*Ss Brewing Technologies Giveaway - Enter Now!*

Home Brew Forums > Home Brewing Beer > Extract Brewing > Brewferm Diablo -- Questions
Reply
 
LinkBack Thread Tools
Old 03-21-2008, 07:01 PM   #1
dismantle360
Feedback Score: 0 reviews
Recipes 
 
Join Date: Mar 2008
Posts: 60
Default Brewferm Diablo -- Questions

Well here goes my first posting.

I have done some reading and somewhat have an answer but figured I would ask around to get a consensus.

First has anyone tried this and whats it suppose to taste like (ie is there a commercially available beer out there like this.)?

Second I am thinking about boiling this but not sure if i should as I read that it can get rid of the hop aroma and fruit flavors (reason i asked the first question)?


Third I am trying to figure out if what type of sugar to use and want some info on the expected results for these sugars.

Belgian Candy
Corn Sugar
Brown Sugar
Table Sugar

__________________
dismantle360 is offline
 
Reply With Quote Quick reply to this message
Old 03-21-2008, 07:47 PM   #2
MikeFlynn74
Feedback Score: 0 reviews
 
MikeFlynn74's Avatar
Recipes 
 
Join Date: Nov 2007
Location: ANCHORAGE!!
Posts: 3,891
Liked 11 Times on 10 Posts

Default

tried what?what exactly are you trying to do?

__________________
Quote:
If you find yourself going through hell, keep going- Winston Churchill
Quote:
Originally Posted by Tenchiro View Post
The successful have nobody to blame but themselves, I really wish they would take some responsibility for their own actions...
MikeFlynn74 is offline
 
Reply With Quote Quick reply to this message
Old 03-21-2008, 07:52 PM   #3
Funkenjaeger
Feedback Score: 0 reviews
 
Funkenjaeger's Avatar
Recipes 
 
Join Date: May 2007
Location: Nashua, NH
Posts: 1,637
Liked 8 Times on 7 Posts

Default

If you're going with a no-boil pre-hopped canned extract kit, especially one with added sugar, it's probably best if you don't try to make direct comparisons with commercial beers. You'll almost certainly learn a lot and come out with drinkable beer, and you'll probably enjoy it greatly because you made it yourself, but it will probably be nothing spectactular as compared to a commercial example - I know my first batch wasn't. You would do much better to go with a recipe using unhopped extract, separate hops, no added sugar, and perhaps some steeping grains.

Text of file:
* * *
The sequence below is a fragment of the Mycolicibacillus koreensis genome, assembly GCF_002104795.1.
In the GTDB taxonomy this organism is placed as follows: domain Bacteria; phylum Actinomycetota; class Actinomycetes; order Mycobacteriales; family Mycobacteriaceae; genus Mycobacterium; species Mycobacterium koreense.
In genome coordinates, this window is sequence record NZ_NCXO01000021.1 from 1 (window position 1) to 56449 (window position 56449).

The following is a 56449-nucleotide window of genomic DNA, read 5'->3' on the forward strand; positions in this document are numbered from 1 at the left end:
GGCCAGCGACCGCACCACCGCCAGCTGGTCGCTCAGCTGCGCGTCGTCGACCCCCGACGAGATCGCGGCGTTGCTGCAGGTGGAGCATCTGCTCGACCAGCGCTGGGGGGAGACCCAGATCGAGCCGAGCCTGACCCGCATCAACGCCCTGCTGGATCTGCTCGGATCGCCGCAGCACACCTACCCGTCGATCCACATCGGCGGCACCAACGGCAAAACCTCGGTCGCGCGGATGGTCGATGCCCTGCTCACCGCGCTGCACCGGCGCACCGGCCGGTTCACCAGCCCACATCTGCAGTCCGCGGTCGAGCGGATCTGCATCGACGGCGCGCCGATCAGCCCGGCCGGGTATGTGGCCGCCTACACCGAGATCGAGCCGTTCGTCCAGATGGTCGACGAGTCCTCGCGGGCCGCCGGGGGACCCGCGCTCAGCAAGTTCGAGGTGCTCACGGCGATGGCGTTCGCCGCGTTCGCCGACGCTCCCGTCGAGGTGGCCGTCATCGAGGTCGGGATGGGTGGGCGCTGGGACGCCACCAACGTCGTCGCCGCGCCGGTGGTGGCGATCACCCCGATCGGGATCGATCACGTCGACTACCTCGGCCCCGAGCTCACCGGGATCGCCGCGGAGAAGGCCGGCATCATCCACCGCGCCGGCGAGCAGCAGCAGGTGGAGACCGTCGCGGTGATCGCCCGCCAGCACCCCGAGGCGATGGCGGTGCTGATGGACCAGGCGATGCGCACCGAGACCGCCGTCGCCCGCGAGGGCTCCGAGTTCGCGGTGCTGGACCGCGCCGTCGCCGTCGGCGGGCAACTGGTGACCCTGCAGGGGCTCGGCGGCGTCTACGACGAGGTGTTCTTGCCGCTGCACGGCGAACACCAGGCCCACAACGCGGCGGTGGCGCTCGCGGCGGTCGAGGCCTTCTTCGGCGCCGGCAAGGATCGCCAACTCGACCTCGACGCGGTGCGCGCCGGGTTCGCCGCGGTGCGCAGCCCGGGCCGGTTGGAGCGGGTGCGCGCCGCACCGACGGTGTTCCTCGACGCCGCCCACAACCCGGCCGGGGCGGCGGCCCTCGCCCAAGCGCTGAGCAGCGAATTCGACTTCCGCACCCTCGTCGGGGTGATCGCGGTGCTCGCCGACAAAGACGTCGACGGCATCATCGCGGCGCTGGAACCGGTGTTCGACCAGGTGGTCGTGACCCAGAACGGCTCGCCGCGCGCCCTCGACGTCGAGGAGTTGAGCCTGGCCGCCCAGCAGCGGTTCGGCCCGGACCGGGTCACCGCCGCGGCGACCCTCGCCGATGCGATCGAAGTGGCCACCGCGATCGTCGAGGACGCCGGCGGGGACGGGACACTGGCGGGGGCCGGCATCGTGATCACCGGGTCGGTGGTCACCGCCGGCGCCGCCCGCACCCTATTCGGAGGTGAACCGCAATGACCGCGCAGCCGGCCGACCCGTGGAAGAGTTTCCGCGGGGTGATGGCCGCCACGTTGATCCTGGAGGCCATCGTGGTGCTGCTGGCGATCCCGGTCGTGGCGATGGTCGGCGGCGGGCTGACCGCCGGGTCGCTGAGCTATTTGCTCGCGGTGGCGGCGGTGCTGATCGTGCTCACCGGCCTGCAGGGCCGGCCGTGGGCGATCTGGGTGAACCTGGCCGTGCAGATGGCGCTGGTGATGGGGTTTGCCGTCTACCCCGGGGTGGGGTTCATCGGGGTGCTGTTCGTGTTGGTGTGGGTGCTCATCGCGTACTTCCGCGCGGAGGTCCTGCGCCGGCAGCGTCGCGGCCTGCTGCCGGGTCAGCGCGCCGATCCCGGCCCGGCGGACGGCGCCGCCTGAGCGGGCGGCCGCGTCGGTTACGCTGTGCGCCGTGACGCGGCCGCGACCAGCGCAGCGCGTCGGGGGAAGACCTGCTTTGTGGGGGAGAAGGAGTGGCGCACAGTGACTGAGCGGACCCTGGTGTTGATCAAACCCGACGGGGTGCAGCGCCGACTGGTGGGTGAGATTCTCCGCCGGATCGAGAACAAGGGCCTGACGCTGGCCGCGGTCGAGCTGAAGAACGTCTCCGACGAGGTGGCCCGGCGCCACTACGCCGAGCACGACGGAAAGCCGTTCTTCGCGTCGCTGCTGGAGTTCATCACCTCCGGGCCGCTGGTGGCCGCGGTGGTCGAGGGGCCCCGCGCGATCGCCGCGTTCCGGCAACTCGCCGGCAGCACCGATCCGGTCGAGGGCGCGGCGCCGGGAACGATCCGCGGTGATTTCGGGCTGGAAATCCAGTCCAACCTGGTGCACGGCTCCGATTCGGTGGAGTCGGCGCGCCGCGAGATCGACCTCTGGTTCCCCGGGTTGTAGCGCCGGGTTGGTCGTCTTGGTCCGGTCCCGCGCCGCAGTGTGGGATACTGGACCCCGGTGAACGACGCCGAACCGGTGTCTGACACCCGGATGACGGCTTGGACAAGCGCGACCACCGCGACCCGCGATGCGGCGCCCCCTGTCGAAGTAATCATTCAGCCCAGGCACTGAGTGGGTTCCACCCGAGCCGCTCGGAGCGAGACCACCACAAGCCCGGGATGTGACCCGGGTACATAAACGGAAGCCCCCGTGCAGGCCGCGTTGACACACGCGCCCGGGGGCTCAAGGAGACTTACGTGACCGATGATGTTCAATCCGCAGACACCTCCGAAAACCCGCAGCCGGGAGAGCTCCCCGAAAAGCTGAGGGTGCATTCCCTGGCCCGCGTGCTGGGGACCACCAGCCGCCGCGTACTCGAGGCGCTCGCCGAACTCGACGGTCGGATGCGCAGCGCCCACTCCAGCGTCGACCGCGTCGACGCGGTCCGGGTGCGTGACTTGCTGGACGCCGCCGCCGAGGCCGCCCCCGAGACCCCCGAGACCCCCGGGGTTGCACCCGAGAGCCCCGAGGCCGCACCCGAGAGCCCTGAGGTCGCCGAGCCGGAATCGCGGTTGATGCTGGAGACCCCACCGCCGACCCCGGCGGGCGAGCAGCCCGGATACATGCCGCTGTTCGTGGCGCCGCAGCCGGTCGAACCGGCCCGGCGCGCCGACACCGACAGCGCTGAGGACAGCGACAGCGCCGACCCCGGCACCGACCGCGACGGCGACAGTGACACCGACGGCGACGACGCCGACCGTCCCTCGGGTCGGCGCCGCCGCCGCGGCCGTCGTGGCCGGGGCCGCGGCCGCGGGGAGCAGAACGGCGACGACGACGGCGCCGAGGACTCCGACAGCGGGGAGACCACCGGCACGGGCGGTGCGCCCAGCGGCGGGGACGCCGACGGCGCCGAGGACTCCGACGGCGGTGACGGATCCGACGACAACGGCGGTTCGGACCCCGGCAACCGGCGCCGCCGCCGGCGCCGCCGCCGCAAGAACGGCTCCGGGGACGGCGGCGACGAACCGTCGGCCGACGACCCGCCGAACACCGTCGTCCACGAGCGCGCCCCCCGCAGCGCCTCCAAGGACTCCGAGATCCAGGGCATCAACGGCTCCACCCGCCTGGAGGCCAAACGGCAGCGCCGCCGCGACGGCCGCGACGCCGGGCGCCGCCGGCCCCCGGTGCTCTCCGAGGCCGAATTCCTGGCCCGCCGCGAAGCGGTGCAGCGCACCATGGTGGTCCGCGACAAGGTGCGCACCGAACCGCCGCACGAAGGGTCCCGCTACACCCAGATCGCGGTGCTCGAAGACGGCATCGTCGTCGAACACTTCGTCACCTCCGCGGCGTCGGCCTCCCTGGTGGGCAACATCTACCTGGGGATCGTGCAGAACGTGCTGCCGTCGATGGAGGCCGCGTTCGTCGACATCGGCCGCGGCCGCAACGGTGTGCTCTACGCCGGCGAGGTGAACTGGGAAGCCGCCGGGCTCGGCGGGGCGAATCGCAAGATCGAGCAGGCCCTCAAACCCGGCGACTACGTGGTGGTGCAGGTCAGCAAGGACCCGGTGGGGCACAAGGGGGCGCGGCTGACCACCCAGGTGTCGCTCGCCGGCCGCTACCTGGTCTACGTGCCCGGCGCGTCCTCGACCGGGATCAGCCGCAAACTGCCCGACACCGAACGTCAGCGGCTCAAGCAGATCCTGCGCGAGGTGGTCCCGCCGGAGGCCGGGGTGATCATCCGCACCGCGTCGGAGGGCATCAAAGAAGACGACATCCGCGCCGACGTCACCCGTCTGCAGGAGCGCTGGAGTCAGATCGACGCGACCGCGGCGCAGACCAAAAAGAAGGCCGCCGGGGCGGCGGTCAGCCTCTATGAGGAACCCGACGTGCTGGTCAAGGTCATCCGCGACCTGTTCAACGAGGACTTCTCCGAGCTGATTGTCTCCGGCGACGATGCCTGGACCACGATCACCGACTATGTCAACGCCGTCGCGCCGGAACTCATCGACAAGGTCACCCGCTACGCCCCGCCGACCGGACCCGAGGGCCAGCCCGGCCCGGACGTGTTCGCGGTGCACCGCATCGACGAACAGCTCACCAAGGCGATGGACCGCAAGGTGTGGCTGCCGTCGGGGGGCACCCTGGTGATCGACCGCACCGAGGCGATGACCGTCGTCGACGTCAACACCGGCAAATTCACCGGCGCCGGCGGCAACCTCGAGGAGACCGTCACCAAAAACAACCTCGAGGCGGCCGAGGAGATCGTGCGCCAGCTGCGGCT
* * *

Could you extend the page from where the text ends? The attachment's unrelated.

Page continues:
Also, it seems that the kit you mention is intended for making a high-gravity beer (8%ABV) - just as a word of warning, brewing higher-gravity beers is exponentially harder than lower-gravity ones because of all the extra care it takes to keep the yeast healthy and active. For that reason, it's generally better to stick to medium- or low-gravity beers until you have more experience.

__________________
Funkenjaeger is offline
 
Reply With Quote Quick reply to this message
Old 03-21-2008, 08:01 PM   #4
dismantle360
Feedback Score: 0 reviews
Recipes 
 
Join Date: Mar 2008
Posts: 60
Default

Thanks this is the 4th batch of beer im brewing and its actually a step back from the parshal mash I did from the other 3 batches.

These are cheap compaired to extract, specialty grains, hops, and yeast all seperate as well as this being a test of sorts to see if they are any good.

I plan on making a starter for the yeast as well as using pure oxygen to properly oxygenate the wort before pitching the starter.

I was wondering more if anyones tried this stuff and what it would taste like.

I was also trying to find out how fermentable the other sugars are that I mentioned in the first post and what type of flavor's I would experience with it.

Thanks and if anyone out there reads this that can answer the questions I would apprecieate it.

__________________
dismantle360 is offline
 
Reply With Quote Quick reply to this message
Old 03-21-2008, 08:55 PM   #5
Funkenjaeger
Feedback Score: 0 reviews
 
Funkenjaeger's Avatar
Recipes 
 
Join Date: May 2007
Location: Nashua, NH
Posts: 1,637
Liked 8 Times on 7 Posts

Default